Posted by: Pastor Terry Hagedorn | December 22, 2009


It’s just a small white envelope stuck among the
branches of our Christmas tree. No name, no
identification, no inscription. It has peeked through
the branches of our tree for the past 10 years or so.

It all began because my husband Mike hated Christmas
–oh, not the true meaning of Christmas, but the
commercial aspects of it — the overspending, the
frantic running around at the last minute to get a tie
for Uncle Harry and the dusting powder for Grandma —
the gifts given in desperation because you couldn’t
think of anything else.

Knowing he felt this way, I decided one year to bypass
the usual shirts, sweaters, ties, and so forth. I
reached for something special just for Mike. The
inspiration came in an unusual way. Our son Kevin,
who was 12 that year, was wrestling at the junior
level at the school he attended.

Shortly before Christmas, there was a non-league match
against a team sponsored by an inner-city church.

These youngsters, dressed in sneakers so ragged that
shoestrings seemed to be the only thing holding them
together, presented a sharp contrast to our boys in
their spiffy blue and gold uniforms and sparkling new
wrestling shoes. As the match began, I was alarmed
to see that the other team was wrestling without
headgear, a kind of light helmet designed to protect
a wrestler’s ears. It was a luxury the ragtag team
obviously could not afford.

Well, we ended up walloping them. We took every weight
class. And as each of their boys got up from the mat,
he swaggered around in his tatters with false bravado,
a kind of street pride that couldn’t acknowledge defeat.

Mike, seated beside me, shook his head sadly, ‘I wish
just one of them could have won,’ he said. ‘They have
a lot of potential, but losing like this could take the heart
right out of them.’ Mike loved kids — all kids — and he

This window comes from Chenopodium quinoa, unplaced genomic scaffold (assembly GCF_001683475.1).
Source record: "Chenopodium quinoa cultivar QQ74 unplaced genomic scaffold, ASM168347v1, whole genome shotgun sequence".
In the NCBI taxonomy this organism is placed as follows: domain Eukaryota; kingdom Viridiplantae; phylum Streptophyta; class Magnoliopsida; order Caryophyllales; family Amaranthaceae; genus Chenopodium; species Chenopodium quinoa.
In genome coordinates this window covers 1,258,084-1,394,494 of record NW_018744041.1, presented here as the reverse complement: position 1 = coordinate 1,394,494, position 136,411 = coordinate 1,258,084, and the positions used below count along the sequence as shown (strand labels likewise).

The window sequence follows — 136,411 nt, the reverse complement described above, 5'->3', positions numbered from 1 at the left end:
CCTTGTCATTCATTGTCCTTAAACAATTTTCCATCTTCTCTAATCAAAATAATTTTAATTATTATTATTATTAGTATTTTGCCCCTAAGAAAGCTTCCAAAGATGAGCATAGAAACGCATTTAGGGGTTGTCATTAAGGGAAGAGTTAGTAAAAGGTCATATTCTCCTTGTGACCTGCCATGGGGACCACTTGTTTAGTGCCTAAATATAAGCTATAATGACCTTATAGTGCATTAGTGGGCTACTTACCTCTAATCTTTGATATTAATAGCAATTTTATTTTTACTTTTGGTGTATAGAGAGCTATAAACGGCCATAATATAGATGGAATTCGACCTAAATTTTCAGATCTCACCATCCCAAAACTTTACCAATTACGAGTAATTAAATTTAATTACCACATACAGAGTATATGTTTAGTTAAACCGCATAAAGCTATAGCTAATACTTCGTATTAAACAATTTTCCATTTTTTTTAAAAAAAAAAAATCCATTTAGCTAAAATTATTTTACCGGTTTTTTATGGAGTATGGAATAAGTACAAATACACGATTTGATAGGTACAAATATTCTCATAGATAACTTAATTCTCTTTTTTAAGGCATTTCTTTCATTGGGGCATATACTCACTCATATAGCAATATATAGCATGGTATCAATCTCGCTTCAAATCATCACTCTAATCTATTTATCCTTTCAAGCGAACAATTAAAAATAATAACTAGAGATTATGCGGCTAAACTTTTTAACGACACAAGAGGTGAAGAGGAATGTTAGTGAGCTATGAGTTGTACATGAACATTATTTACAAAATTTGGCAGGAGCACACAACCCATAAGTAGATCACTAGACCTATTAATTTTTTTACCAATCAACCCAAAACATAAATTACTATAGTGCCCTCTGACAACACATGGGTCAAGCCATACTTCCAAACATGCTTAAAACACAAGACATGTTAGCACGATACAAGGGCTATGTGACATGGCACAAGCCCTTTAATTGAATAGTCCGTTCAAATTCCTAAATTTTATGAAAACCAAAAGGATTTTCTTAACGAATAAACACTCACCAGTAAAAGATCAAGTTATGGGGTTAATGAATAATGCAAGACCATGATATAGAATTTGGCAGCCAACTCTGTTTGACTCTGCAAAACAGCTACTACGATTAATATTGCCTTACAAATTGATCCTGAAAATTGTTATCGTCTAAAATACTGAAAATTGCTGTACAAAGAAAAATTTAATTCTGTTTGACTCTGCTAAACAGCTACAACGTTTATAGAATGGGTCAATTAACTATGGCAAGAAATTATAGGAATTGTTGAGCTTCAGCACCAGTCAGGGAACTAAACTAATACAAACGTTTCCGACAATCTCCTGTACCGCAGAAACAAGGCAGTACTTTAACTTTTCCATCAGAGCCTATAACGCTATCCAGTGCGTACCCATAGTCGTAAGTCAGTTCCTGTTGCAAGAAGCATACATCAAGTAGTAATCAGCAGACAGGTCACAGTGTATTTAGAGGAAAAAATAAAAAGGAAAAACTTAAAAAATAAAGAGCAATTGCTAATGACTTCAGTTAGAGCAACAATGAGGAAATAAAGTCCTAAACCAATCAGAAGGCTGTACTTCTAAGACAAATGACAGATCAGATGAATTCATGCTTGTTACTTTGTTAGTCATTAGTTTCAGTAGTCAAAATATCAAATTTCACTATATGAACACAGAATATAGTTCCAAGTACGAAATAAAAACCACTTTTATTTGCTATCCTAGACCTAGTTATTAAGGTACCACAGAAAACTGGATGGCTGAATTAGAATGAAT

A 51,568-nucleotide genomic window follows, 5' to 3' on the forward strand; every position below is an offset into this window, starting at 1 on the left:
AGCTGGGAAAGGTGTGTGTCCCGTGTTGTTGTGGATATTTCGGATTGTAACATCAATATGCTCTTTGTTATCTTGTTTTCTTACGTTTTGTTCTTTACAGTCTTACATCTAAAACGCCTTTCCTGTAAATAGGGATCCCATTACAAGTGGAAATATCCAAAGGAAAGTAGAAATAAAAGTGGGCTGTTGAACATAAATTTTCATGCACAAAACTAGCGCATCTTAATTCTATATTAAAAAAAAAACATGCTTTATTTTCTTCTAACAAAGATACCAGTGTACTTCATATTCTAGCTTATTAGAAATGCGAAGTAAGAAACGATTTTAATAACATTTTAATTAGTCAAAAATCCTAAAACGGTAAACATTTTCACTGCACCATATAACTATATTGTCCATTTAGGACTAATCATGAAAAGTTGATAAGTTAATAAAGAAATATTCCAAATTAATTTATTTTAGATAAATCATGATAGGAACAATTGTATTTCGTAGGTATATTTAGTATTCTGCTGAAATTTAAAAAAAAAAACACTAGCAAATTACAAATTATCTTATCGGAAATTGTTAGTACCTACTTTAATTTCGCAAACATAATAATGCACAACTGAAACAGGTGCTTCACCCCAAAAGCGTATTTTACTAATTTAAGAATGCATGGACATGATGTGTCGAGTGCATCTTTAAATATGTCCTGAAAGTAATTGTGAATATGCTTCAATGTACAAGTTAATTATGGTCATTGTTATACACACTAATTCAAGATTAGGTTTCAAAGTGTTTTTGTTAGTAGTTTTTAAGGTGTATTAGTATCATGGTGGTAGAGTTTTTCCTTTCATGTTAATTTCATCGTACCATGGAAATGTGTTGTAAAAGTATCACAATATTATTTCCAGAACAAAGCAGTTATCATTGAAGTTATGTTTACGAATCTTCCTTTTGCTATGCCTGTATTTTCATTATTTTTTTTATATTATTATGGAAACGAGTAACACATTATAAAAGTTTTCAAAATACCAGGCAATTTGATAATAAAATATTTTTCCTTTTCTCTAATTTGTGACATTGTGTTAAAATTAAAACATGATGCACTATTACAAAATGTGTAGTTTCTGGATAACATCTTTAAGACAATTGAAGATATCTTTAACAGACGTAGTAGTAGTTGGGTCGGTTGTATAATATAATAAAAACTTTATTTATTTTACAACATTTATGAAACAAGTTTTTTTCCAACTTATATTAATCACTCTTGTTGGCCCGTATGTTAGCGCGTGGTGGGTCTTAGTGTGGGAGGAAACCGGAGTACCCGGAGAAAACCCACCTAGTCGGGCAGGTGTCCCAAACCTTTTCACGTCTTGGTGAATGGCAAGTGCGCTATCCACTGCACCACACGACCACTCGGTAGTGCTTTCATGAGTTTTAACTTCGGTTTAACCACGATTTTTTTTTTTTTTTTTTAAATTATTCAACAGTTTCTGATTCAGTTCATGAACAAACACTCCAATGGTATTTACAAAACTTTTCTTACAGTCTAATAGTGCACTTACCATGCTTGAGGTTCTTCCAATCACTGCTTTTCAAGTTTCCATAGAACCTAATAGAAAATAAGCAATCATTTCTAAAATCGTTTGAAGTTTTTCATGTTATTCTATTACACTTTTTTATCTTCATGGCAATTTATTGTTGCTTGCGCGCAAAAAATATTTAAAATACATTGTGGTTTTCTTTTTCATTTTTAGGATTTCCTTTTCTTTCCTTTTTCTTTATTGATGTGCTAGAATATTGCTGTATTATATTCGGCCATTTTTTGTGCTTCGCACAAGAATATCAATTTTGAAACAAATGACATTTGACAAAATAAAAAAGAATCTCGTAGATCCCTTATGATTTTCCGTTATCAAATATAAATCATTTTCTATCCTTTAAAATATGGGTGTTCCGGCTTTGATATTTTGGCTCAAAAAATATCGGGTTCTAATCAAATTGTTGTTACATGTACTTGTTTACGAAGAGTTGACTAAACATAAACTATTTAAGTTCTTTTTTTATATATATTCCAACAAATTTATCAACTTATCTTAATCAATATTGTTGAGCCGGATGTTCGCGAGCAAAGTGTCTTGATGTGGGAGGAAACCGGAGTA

knew them, having coached little league football, baseball,
and lacrosse.

That’s when the idea for his present came. That
afternoon, I went to a local sporting goods store and
bought an assortment of wrestling headgear and shoes
and sent them anonymously to the inner-city church.
On Christmas Eve, I placed the envelope on the tree,
the note inside telling Mike what I had done and that
this was his gift from me. His smile was the brightest
thing about Christmas that year and in succeeding
years. For each Christmas, I followed the tradition
–one year sending a group of mentally handicapped
youngsters to a hockey game, another year a check to a
pair of elderly brothers whose home had burned to the
ground the week before Christmas, and on and on. The
envelope became the highlight of our Christmas. It was
always the last thing opened on Christmas morning, and
our children, ignoring their new toys, would stand
with wide-eyed anticipation as their dad lifted the
envelope from the tree to reveal its contents.

As the children grew, the toys gave way to more
practical presents, but the envelope never lost its
allure. The story doesn’t end there. You see, we lost
Mike last year due to cancer. When Christmas rolled
around, I was still so wrapped in grief that I barely
got the tree up. But Christmas Eve found me placing an
envelope on the tree, and in the morning it was joined
by three more. Each of our children, unbeknownst
to the others, had placed an envelope on the tree for
their dad. The tradition has grown and someday will
expand even further with our grandchildren standing
around the tree with wide-eyed anticipation
watching as their fathers take down the envelope.
Mike’s spirit, like the Christmas spirit, will always
be with us.

May we all remember Christ, who is the reason for the
season, and the true Christmas spirit this year and

–author unknown–


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